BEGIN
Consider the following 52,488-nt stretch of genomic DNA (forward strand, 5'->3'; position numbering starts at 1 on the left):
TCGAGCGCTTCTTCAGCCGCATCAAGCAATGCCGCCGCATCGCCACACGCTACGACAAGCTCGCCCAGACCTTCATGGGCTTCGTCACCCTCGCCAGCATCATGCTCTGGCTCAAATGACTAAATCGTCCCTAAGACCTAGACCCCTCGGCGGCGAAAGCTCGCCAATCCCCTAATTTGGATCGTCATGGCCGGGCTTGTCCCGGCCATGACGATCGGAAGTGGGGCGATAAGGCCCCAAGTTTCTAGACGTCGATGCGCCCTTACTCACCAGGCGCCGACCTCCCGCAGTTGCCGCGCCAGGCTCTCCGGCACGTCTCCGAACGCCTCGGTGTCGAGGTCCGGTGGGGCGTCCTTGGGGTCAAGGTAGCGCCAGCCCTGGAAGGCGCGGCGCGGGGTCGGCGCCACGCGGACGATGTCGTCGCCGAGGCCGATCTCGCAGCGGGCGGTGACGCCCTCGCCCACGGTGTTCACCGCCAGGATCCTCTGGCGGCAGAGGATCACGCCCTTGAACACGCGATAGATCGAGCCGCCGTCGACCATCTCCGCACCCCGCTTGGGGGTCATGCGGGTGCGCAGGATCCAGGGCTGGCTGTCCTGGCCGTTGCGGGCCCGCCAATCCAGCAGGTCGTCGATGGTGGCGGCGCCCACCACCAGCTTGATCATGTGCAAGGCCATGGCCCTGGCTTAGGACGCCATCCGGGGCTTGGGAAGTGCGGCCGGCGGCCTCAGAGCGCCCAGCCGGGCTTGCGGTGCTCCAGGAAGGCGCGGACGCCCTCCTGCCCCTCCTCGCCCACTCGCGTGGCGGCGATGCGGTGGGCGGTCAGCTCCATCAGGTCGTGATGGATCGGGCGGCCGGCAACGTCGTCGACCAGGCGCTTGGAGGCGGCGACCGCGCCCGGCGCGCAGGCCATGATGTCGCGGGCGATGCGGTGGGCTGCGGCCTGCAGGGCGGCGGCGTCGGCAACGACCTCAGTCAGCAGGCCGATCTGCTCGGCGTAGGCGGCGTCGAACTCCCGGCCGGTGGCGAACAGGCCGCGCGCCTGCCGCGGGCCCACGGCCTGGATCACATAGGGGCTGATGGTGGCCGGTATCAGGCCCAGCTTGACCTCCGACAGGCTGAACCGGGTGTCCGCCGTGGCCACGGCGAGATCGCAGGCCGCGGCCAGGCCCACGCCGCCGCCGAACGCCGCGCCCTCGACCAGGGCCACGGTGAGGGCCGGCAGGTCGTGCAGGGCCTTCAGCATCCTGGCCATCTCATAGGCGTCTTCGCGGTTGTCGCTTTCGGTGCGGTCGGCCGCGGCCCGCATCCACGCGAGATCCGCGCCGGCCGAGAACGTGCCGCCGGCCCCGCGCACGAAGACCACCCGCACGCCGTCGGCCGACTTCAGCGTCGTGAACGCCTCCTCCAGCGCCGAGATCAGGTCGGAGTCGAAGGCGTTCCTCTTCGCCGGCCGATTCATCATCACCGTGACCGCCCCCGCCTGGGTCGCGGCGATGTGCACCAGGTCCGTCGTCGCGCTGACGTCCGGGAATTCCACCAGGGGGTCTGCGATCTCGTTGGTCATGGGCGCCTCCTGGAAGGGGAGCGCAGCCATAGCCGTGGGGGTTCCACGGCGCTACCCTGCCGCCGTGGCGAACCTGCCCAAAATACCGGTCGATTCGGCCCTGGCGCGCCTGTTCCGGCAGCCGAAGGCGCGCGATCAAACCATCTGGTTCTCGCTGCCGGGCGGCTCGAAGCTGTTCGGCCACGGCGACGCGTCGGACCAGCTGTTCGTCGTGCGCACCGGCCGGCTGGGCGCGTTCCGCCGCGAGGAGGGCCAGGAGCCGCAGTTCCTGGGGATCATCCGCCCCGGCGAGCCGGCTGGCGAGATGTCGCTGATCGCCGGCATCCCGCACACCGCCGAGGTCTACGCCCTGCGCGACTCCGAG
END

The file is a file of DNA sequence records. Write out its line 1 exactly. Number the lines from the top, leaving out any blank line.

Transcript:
Consider the following 52,488-nt stretch of genomic DNA (forward strand, 5'->3'; position numbering starts at 1 on the left):